Because there was a lot of noise last year about unlisted assets and liquidity of super funds. That's certainly proven not to be the case. Certainly, as a fund that paid out our fair share of early release.


it certainly was not an issue for us, and we were pleased to be able to help our members in a time of need.

Absolutely. The good thing is that the demands for liquidity were very, very intense—there's no point in sugar coating this—certainly initially from some of our members, a relatively small number of our members to be sure, moving a sizable amount of money into cash and then with the government's early release scheme from super. I think Sunsuper, from memory, Anne, was the second largest payer nationally under that scheme.

I think you are right on that.

But we were able to meet those demands for liquidity because the amount of liquidity we needed to raise was well within the limits that we've long stress tested for. So, in many ways, this was not our first radio*. We had a well-established rule book and play book, if you like, to deal with this, so we certainly weren't forced into any kind of fire-sale situation with any of our unlisted assets. We were able to maintain our unlisted exposure, we were able to provide liquidity to members when they needed it and we were also able to capture some opportunities that arose during the worst of the crisis. That's what we get paid to do. Our systems and our processes were tested, and I'm pleased to say that they passed with flying colours.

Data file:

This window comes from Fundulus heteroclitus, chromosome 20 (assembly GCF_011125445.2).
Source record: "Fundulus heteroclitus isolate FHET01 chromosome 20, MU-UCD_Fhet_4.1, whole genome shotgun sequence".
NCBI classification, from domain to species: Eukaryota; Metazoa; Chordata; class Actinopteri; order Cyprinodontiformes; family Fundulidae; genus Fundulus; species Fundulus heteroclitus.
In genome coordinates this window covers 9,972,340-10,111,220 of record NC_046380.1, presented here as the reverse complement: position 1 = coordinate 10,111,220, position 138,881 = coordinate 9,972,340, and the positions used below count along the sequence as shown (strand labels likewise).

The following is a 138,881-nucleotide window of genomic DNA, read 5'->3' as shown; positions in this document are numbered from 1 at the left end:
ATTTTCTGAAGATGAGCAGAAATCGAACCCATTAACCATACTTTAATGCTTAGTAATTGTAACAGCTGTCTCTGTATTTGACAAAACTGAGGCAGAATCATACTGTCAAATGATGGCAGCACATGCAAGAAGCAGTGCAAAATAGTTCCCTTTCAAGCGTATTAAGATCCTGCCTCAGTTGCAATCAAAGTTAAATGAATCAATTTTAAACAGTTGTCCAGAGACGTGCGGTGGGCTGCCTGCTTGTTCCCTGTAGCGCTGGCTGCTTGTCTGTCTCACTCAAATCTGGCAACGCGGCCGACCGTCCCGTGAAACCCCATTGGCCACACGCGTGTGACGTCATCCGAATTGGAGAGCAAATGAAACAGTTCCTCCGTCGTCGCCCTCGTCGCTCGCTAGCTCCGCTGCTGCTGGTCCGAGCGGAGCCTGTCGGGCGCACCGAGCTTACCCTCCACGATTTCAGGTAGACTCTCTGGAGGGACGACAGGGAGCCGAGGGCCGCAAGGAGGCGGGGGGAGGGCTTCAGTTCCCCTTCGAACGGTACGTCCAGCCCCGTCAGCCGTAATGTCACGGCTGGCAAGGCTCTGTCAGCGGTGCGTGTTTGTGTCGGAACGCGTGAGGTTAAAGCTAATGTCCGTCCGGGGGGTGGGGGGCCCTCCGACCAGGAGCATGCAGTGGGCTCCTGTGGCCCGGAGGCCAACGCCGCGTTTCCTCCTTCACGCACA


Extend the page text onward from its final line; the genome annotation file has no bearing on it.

Do you have any final messages? If our listeners or viewers listening to you want one important take away for financial markets for 2021, what should they remember?

I would say, firstly, we don't base our investment decisions—we don't believe anybody should base their investment decisions—on our forecasts or anybody's forecasts for what's going to happen in the next six to 12 months because, as much as we have some idea of what might happen, we can never tell with certainty what will happen. The second thing I'd say is: make sure that the investment strategy that you're in, the Sunsuper option that you have, is the right one for you and that it suits your phase of life, your appetite for risk and your financial goals. That's really crucial. That's far more important than worrying about what is going to happen this month, next month or in the next six months. Also, if you need help to make that decision, please, please, please get in contact with us. Call us on 131184 and speak to one of our advisers; we are more than willing to help get you through this.

Thank you, Brian. I might finish by reminding our members that we have an app that's really easy to use and we have a website. Brian has spoken about our not knowing what's ahead of us and that there could be lots of volatility such as we experienced last year; and there are many ways to get in touch with us, with digital being a great way to do that. For those members who have their own financial adviser: you know where they are; give them a call. They know all about Sunsuper's investment strategy and the like. Certainly we do have financial advisers as well who can help you over the phone about your Sunsuper account only. Brian, it's been a pleasure. One day we'll be together in person again. When we do, we'll have to have a glass of champagne to celebrate. Has it been over a year now? I think it has.

It has, and it's been a very dry old argument, so a glass of champagne sounds like a nice thing.

It has been. To finish with Kylie Minogue, 'I should be so lucky' when that day comes along. It's been a pleasure, Brian, and I look forward to seeing you on the next New School of Super.

Thanks, Anne.

Thank you to our viewers and listeners for watching and listening. We'll see you again next time.